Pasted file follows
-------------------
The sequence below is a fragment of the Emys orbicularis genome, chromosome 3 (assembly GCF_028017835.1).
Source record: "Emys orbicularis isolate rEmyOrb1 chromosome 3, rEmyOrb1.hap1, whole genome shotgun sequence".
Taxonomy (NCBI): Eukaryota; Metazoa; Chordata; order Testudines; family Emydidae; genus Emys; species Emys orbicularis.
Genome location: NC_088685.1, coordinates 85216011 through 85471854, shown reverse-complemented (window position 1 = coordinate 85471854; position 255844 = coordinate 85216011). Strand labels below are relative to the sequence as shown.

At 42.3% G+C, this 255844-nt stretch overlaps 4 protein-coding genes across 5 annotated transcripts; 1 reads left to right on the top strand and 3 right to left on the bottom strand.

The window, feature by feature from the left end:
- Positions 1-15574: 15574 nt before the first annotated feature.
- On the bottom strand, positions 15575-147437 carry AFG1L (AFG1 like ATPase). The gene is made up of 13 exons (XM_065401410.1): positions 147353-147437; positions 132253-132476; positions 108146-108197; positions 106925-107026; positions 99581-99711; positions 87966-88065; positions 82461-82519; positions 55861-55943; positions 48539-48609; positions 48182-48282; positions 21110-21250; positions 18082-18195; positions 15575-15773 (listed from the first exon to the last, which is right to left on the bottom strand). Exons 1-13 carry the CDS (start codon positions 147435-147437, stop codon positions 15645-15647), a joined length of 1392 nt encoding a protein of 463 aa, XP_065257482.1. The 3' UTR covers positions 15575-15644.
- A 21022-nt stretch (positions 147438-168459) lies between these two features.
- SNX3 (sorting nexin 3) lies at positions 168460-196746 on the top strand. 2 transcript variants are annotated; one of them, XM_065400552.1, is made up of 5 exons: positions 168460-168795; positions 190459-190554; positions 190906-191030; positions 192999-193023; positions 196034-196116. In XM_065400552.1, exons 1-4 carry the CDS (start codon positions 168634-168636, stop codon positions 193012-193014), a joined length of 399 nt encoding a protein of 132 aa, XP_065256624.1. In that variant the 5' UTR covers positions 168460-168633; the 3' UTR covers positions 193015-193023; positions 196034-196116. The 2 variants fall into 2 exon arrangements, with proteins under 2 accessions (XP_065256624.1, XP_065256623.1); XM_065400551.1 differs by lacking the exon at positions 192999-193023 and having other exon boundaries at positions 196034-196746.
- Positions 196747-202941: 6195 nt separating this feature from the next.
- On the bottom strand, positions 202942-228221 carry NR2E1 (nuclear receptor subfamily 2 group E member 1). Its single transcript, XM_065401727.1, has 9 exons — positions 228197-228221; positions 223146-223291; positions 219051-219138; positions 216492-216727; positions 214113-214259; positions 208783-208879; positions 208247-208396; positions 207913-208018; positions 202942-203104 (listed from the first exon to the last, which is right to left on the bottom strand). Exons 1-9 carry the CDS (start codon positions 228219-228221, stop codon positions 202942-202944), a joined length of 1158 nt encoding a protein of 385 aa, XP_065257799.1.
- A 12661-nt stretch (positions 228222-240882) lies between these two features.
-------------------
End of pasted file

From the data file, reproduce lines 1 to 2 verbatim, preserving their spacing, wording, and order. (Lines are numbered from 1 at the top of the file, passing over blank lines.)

The sequence below is a fragment of the Emys orbicularis genome, chromosome 3 (assembly GCF_028017835.1).
Source record: "Emys orbicularis isolate rEmyOrb1 chromosome 3, rEmyOrb1.hap1, whole genome shotgun sequence".